Grand Prix Racer Maria Avanzo Battled Against a Young Enzo Ferrari in the 1930s
You’ve heard of pioneer race car drivers Louise Smith, Shirley Muldowney, Michele Mouton, and Janet Guthrie. Lesser known on the world stage but beloved in her native Italy, Maria Antoinetta Avanzo was the first and most famous female race car driver in Italian history, starting in the Roaring ’20s.
It was extremely unusual for women to race cars then; their rights were limited and it wasn’t even until 1945 that Italian women gained full suffrage. Avanzo’s zeal for things with engines started with her father’s De Dion-Bouton “tricycle” when she was a kid, which in Italian vernacular described a three-wheeled, single-cylinder motorcycle and not the toddler trike that comes to mind. After that, she was literally off to the races as soon as she could get behind the wheel of a car, setting the stage for female drivers like Tatiana Calderón, the first Latin-American woman to pilot an F1 car as Alfa Romeo’s test driver.
At age 19 in 1908, Maria Antoinetta Bellan married Baron Eustachio Avanzo; he ran a newspaper dedicated to aviation and autos. He was a wealthy land owner as well, and it was typical back then for the aristocratic class to add the d’ prefix to surnames, much like “van der” in the Dutch culture. You may find her as Maria Antoinetta d’Avanzo in some accounts of her life and just Avanzo in others. The couple had two sons in 1909 and 1911, and the Baron fed his wife’s enthusiasm for cars by buying her a 35-horsepower SPA (Società Piemontese Automobili, which was eventually bought by Fiat) to race around.
Shortly after WWI, Avanzo started entering races, starting with the 1920 Giro del Lazio (which is a bicycle race today); she won her class despite a setback requiring a tire change. Later that year, she registered a Buick to run the Targa Florio, which was then one of the toughest open-road endurance competitions in Europe on the island of Sicily, but didn’t finish. Avanzo caught the eye of Alfa Romeo, which invited her to join the Alfa Scuderia team, and she won third place with an Alfa Romeo 20-30 ES at Brescia in 1921.
At that point in history, Alfa Romeo had a formidable racing team, winning 11 out of 24 of the Mille Miglia (one thousand miles, in Italian) enduro and four 24-Hour Le Mans races. Avanzo piloted an Alfa 6C 1750 GS but ran into mechanical problems; four more times, Avanzo would race the punishing Mille Miglia.
“I think being a driver in the ‘20s and ‘30s was difficult and dangerous. It was stressful; they would have to race for 10 hours without any stops and the cars were very heavy,” Museo Storico Alfa Romeo curator Lorenzo Ardizio told me. “Maria probably had to work hard to develop resistance and performance. But the most difficult part for her was to enter the racing world; it was incredibly masculine back then. They didn’t hire her just because she was a woman, though. She earned it.”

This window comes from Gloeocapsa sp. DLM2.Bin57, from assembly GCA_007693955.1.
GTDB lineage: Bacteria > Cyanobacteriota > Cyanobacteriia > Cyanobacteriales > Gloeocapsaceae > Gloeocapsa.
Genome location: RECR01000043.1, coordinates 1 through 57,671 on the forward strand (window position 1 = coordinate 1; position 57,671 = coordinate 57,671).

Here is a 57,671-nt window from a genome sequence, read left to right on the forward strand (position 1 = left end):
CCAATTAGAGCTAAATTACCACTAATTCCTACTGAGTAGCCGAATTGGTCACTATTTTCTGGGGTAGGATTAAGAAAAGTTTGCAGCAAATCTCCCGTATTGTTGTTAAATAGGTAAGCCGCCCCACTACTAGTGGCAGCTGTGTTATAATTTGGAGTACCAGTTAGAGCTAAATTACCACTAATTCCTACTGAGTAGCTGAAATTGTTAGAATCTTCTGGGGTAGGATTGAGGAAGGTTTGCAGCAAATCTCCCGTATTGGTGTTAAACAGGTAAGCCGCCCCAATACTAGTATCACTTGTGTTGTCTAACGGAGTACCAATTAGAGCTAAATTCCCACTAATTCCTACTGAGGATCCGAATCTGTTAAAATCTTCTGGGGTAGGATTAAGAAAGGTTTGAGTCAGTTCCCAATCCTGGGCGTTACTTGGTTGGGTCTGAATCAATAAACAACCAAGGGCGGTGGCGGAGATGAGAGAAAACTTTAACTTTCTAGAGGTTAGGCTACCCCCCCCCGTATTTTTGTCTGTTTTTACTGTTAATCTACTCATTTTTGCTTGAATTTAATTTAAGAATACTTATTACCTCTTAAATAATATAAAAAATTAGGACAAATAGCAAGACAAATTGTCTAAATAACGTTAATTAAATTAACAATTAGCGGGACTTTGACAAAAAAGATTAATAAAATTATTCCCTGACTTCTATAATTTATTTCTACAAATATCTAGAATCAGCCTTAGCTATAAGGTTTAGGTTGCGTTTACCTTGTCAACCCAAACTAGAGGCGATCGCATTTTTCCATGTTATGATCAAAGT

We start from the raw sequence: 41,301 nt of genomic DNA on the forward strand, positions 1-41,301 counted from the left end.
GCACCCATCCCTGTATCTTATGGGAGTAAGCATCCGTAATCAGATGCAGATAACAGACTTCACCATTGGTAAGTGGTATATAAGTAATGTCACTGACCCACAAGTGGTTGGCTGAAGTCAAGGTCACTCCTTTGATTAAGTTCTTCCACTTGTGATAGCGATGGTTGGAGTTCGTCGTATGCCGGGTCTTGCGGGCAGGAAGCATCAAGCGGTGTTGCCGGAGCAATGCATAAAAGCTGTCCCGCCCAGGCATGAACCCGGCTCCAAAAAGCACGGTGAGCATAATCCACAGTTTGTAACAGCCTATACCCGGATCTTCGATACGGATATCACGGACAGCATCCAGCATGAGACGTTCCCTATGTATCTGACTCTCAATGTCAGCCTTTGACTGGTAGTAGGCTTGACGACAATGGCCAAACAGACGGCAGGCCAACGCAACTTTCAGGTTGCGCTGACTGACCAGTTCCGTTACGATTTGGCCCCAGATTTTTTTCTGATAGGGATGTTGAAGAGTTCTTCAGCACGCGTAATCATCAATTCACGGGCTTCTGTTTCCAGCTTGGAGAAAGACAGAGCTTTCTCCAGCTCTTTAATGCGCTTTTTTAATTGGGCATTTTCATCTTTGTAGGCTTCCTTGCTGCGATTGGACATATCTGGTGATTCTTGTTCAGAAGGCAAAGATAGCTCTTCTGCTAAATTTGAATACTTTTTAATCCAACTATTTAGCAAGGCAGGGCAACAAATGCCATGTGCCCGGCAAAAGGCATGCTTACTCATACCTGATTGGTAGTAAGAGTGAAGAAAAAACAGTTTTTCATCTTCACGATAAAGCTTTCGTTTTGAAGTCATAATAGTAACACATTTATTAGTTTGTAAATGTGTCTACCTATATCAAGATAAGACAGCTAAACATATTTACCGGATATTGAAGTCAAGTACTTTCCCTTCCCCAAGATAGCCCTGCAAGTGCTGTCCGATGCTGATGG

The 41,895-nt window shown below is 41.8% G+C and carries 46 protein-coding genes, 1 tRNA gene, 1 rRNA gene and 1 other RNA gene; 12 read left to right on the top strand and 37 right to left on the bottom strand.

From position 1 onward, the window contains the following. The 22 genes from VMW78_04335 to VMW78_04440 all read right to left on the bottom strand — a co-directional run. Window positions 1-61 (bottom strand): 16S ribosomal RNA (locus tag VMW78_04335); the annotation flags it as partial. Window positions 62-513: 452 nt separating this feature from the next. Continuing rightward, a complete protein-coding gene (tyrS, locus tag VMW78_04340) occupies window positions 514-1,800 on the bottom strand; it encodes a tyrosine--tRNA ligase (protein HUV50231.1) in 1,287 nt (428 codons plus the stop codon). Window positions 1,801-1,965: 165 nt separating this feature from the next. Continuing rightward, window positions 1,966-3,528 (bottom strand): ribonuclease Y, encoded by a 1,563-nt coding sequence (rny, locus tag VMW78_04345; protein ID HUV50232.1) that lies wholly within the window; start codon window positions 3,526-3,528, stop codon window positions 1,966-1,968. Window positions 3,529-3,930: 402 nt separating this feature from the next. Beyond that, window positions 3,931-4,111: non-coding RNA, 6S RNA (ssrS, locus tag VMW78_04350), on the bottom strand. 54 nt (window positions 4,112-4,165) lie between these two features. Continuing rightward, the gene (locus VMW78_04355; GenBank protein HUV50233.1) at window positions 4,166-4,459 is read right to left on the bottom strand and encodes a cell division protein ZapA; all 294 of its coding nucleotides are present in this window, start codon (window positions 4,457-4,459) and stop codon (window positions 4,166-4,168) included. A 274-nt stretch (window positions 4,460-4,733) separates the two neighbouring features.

Avanzo had a fierce and charming personality by all accounts, unafraid and confident. She raced against a young Enzo Ferrari, and while they later became friends, in the first races they were hard competitors. In 1921, Avanzo told a journalist that Ferrari had “stolen” one of her carburetors, claiming that he asked her to test a carburetor and didn’t give hers back. Another great story about Avanzo is about the time she raced a twelve-cylinder Packard 299 on the beach of the island of Fanø in Denmark and it caught on fire. To quench the flames, Avanzo drove it straight into the ocean, and when she emerged she said she’d like to trade it out for a Fiat. Shortly afterward, competitor Antonio Ascari took Avanzo’s Packard home and gave her a bright red Fiat.
At some point in the early ‘20s, Avanzo left her husband and moved to Australia to pilot airplanes and tractors. There are reports that she participated in some exhibition racing while there, and after a five-year hiatus she returned to Europe to get back on the circuit. There, she raced with a wide range of cars and different types of races, exploring her limits.
“Maria was always considered a ‘real driver’,” Ardizio says. “Nobody complained about her, and that was probably the important part of her role: the ability to be considered not a female driver but just a driver. The others considered her a competitor and sometimes an enemy.
“She was able to achieve some important victories and unexpected victories in very bad conditions,” the curator continues. Cars were open and unreliable. Being a driver means being aggressive at times and soft when you need to be to preserve the car. You also need to be able to replace a tire, refuel it, and solve problems. At the end of the race she would arrive with dust and grease on her face, yet be seen as an elegant person.”
At the same time, she developed key relationships with the most important people of the time, like poet, journalist, and soldier Gabriele D’Annunzio along with various politicians, artists, and famous players in the cinema world. Two of those were her nephew Roberto Rossellini (father of Isabella Rossellini) and director Luchino Visconti.
Avanzo drove a lot of cars: Spa, Fiat, Buick, Packard, Alfa Romeo, even Ferrari. But at the end of her career, she favored Alfa Romeos, especially her Giulietta Sprinter in the 50s and 60s. And she never stopped driving until her death in 1977. My favorite story about Maria Avanzo is this one that her son tells: in her 70s, she would drive her Giulietta all around Rome as fast as she could go. When she was stopped by the police she would say, “My car is able to reach 180 [kilometers per hour], so I’m going to drive 180.”
I hope to be as fierce as Maria Antoinetta Avanzo in my 70s.
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